Have been told that the smoke is carcinogenic - not done any googling to check. We do burn it in our woodstove however.
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biobee
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PostPosted: Wed Feb 19, 2014 5:35 pm    Post subject: Reply with quote

stevecook172001 wrote:


On balance, I think I will stick with nadiring as this seems to me that I am not forcing back filling on the bees for my own benefit. Instead, they will back fill as they free up comb from brood hatching out below. In other words, they will back fill to the extent that they see fit and not to the extent that I see fit. I have no particular empirical evidence to back the above up. It just seems instinctively right.

Or, is that all baloney phil and the bees don't actually care?



I understand that Marc Gatineau adds supers at the beginning of a flow. Mind you, he is in the South of France, where they still have such things as nectar flows...

Somewhere on David Heaf's site I'm sure he used to say - as others have said before - that Italian bees are the best for Warré hives, due to their enthusiastic comb-building and general prolificity - but I can't find the reference now. That makes sense though, given the difficulties some UK people have had getting the bees to move downwards.
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Gareth
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PostPosted: Wed Feb 19, 2014 6:40 pm    Post subject: Reply with quote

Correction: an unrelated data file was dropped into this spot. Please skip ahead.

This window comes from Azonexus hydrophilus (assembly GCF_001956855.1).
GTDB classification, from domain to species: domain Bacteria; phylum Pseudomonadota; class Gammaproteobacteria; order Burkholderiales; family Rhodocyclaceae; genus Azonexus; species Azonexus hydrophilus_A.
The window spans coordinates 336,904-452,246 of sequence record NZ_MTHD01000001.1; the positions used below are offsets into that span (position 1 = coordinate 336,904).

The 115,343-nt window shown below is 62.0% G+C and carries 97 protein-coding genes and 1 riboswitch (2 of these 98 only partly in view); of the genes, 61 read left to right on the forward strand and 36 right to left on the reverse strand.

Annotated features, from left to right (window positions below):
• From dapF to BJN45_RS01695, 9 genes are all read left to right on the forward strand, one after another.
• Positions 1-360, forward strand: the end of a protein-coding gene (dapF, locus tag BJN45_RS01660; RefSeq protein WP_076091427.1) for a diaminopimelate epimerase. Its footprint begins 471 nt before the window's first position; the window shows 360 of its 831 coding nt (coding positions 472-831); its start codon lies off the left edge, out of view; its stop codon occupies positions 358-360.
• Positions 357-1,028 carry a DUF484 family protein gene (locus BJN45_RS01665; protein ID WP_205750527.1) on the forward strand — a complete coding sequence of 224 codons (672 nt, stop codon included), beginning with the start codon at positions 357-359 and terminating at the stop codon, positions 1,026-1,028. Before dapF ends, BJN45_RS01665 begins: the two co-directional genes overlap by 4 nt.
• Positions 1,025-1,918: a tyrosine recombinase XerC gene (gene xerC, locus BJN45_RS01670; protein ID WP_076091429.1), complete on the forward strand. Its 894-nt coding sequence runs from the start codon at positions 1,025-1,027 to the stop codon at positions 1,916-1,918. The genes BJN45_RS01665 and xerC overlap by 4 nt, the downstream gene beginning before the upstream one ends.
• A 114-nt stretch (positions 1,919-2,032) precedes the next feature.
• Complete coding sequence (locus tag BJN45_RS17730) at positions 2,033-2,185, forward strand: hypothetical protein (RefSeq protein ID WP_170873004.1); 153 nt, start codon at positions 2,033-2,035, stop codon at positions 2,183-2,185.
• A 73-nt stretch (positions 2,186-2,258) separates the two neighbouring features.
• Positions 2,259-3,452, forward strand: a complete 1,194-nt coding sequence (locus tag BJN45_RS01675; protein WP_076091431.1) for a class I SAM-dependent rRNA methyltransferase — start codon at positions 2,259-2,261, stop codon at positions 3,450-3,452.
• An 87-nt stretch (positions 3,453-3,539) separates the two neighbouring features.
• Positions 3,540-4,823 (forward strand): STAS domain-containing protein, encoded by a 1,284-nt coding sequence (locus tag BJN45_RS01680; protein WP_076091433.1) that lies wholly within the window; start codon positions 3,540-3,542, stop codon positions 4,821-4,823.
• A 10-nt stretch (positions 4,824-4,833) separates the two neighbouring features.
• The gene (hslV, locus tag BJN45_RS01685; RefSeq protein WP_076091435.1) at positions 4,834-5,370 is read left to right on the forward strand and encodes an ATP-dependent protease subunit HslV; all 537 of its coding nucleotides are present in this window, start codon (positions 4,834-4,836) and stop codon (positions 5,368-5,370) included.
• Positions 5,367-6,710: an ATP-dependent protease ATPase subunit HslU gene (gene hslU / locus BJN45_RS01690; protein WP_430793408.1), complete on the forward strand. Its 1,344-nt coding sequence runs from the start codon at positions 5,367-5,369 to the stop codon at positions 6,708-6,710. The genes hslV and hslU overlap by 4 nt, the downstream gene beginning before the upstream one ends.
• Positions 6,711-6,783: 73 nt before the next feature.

biobee wrote:

I understand that Marc Gatineau adds supers at the beginning of a flow. Mind you, he is in the South of France, where they still have such things as nectar flows...

Somewhere on David Heaf's site I'm sure he used to say - as others have said before - that Italian bees are the best for Warré hives, due to their enthusiastic comb-building and general prolificity - but I can't find the reference now. That makes sense though, given the difficulties some UK people have had getting the bees to move downwards.


There has been much discussion recently on the Warré forum about the bees getting stuck and not moving down. If one can see a common thread, it appears -as Phil says- to be honey flow (or absence thereof). Some are of the opinion that the type of bee plays a role, but I do not find problems with my local mongrels in Warrés in central southern England. I certainly would not contemplate using Italians in my locality, for all sorts of reason including the fact that they are not native. For those who live where no honey bees are native, the considerations may be different.

Supering after the bees have extended the brood nest to its maximum is certainly a possibility and can give some beautiful clean cut comb.
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Gareth
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PostPosted: Wed Feb 19, 2014 6:45 pm    Post subject: Reply with quote

catchercradle wrote:
We do burn it in our woodstove however.


I try but find it poor in comparison with sycamore or ash wood.
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catchercradle
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PostPosted: Thu Feb 20, 2014 8:26 am    Post subject: Reply with quote

Those would be my preference too Gareth but I wasn't going to turn down three cubic metres plus free! Smile